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                                  By Douglas Rooks

     Pellet plants designed for small landowners are on the drawing board, and, in one case, ready to start up, as Maine wood markets adjust to the dearth in demand for softwood pulp produced by the closure of several paper mills.

     Tony Woods of Baldwin, with several investors and partners, hopes to break ground this fall on a mill in Baldwin that would process 35,000 tons a year when it begins operating, now projected at sometime in 2017. Woods, with his father, previously operated a pallet mill in town, and he said the new venture is specifically sized to interest small landowners who now have difficulty selling the softwood pulp from a typical harvest in western Maine.

     He’s obtained a “greenfield” site for the pellet mill on 20 acres that will feature a 150-by-100 steel building, plus a separate structure for debarking and chipping, “with plenty of room to expand,” he said. The plant, Woods said, would be “one of the modern and efficient facilities in New England. We don’t want to be out chasing bids, finding what’s cheaper.” The idea is to “offer complete controls from the point material arrives, to the point where it’s shipped to customers.”

     And while the capacity may seem robust, Woods points out that it’s small compared to the demand from even the smallest of the closed Maine paper mills, which purchased two million cords a year. There are a few 250,000 cord pellet mills in New England, he said, but he wants to emphasize high quality pellets rather than just volume.

     Along the Midcoast, Erik Carlson was just about ready to go in August, testing and fine-tuning his equipment, with a pellet mill in the Boothbay Industrial Park that includes a 60-by-60-foot building and an open shed for debarking. His mill, with an annual capacity of 700-800 tons, is intended to complement his consulting forestry and logging business, where customers can currently find few markets for the softwood pulp from harvests. “Ever since the Bucksport mill shut down, it’s been a problem,” Carlson said.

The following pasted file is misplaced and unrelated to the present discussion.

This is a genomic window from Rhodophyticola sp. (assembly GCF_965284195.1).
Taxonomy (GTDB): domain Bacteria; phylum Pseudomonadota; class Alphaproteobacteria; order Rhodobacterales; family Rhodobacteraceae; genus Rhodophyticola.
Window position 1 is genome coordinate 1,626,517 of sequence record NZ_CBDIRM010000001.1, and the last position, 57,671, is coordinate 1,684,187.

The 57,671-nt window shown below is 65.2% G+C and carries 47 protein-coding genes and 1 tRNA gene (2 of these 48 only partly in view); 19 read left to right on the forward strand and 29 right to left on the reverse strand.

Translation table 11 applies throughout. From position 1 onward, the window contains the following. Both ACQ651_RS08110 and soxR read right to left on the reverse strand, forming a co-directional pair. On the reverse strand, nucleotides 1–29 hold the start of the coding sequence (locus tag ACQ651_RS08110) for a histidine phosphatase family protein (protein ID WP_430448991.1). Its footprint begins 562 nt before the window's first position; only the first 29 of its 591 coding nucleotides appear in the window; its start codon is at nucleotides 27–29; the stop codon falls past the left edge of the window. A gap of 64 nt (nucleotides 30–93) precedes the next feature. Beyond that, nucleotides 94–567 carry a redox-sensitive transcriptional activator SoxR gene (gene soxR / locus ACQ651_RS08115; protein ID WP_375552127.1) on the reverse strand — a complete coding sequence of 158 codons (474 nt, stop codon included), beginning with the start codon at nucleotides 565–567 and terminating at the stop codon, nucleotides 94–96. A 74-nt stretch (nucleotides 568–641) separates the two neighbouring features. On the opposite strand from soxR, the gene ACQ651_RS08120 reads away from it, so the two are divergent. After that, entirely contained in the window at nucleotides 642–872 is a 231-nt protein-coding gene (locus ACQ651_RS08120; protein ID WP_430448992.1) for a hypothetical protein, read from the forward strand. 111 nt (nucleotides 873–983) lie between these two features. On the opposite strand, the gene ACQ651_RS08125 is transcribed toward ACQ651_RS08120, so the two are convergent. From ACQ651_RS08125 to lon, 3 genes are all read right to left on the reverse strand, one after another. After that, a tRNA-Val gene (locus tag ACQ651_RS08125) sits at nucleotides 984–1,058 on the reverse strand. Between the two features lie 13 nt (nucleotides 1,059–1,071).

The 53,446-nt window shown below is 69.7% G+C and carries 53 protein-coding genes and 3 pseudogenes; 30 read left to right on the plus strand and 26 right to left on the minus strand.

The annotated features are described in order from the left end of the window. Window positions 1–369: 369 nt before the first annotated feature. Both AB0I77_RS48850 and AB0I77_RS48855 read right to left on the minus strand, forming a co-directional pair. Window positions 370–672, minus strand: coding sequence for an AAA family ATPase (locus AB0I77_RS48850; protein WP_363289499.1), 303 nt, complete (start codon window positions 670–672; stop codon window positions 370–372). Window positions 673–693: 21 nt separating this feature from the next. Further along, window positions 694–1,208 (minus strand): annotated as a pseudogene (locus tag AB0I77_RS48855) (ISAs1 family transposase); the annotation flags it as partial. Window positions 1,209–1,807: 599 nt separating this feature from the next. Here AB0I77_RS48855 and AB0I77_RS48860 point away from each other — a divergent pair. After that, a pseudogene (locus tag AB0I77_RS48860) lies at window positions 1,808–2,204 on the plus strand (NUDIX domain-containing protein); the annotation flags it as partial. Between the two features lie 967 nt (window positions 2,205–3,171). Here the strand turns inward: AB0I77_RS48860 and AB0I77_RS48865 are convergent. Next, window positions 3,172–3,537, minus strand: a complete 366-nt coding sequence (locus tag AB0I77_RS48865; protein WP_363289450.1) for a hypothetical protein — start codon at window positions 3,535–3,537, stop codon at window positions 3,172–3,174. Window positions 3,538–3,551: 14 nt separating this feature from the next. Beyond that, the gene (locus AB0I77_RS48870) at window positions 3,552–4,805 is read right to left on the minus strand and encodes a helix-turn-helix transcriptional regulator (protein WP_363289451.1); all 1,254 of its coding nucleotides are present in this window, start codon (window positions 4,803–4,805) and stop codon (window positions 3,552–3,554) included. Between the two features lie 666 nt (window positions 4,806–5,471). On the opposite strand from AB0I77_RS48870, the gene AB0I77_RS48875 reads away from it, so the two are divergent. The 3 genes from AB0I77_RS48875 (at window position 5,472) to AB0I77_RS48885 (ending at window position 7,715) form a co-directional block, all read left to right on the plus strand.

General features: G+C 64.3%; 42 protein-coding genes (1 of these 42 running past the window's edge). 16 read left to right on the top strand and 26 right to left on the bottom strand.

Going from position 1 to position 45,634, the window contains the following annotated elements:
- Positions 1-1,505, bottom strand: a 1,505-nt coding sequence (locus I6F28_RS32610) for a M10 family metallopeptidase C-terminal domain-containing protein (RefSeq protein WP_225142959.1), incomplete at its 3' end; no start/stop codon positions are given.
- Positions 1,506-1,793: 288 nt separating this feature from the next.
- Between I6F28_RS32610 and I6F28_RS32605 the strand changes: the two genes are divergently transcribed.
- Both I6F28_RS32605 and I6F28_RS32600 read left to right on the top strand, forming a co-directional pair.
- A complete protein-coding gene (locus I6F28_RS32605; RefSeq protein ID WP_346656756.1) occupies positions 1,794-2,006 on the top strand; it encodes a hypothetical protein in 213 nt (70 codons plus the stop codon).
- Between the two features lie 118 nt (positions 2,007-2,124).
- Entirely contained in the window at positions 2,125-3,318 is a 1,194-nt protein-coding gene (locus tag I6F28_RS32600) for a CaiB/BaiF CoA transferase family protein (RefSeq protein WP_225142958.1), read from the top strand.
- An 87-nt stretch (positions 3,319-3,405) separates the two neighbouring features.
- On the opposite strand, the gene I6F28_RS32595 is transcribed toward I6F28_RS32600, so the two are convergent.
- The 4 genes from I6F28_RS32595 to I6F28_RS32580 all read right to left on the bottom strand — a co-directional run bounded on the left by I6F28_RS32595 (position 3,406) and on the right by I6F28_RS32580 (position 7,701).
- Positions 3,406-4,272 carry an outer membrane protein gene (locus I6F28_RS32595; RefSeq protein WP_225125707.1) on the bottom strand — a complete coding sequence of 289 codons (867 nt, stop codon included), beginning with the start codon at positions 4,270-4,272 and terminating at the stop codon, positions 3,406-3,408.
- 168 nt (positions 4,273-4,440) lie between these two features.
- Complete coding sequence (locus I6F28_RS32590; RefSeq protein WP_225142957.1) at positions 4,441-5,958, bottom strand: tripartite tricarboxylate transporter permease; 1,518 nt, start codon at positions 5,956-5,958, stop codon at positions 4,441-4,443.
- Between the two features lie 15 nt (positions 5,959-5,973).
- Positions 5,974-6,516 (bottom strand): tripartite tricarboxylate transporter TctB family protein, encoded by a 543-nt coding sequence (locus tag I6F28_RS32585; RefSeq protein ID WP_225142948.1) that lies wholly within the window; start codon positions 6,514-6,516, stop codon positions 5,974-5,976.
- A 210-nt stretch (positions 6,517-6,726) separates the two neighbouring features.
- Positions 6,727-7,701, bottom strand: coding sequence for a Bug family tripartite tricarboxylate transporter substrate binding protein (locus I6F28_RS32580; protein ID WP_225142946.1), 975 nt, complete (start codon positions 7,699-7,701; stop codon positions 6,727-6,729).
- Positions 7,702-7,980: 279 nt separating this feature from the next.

The smaller, specialty equipment for the plant was purchased in China during a trip Carlson took last winter, after acquiring the required “invitation” to make the visit. He expects to sell pellets through local hardware stores as well as direct from the plant, and would even like to offer landowners the opportunity to process pulp into pellets for their own use. Carlson thinks ventures such as his are timely, because “they don’t need a big land base,” and he can obtain all the wood he needs within Lincoln County.

     While he sees the possibility for several such mills around the states, Carlson cheerfully admits that “I’m the guinea pig. I’m the first one. I hope it’s a model that works.” For small landowners, he sees new uses for softwood as “a survival tactic. You just can’t get rid of it now.”

     Tom Doak, Maine Woodland Owners executive director, said new pellet plants are welcome. “At a time when several pulp and paper mills have closed or curtailed their wood-buying, new markets, like those for pellets, are good news for landowners,” he said.

     Pellet sales have been slow over the past year as fuel oil prices have plunged, yet Tony Woods sees a strong future for pellets, in part because of the investments businesses and public buildings such as schools and hospitals have made in converting their boilers to burn pellets. “One of the attractions is that stumpage prices have been stable for a long time.” Pellets can be competitive against oil at $2 a gallon, he said, “and most of the time it’s been well above that.” The delivered cost of pellets “has stayed in a tight band, because the price of pulp has been very consistent.”

     Since most homeowners burn hardwood in their woodstoves, it seems counterintuitive that softwood, especially the white pine that’s common around Baldwin, would make superior pellets, but that’s the case, Woods said. “It’s all about BTU content,” he said, and processed softwood breaks down less readily than hardwood, and produces less sawdust, with lower ash content. “It might be be a 1% loss, against 3-4% for hardwood,” he said. “That kind of difference ads up.”

     Pellet plants, though they’ve been around for a decade, “are really very much a new industry. They haven’t matured,” Woods said. “It’s not always a well-understood option, and there’s still a lot of education to be done.” He doesn’t expect to sign up every home or business. “If you can get natural gas through a pipe, that’s the cheapest option,” but many thousands of Maine homes won’t have such access – and, as he points out “locally sourced wood puts 90% back into the local economy.”

     Woods is still looking for investors; one he’s already signed up is Jo Pierce, a former Maine Woodland Owners president. He and Erik Carlson both welcome inquiries from landowners. Woods can be reached at 210-7805, while Carlson can be contacted at 319-4101, or at his website, CandDforestry.com. 

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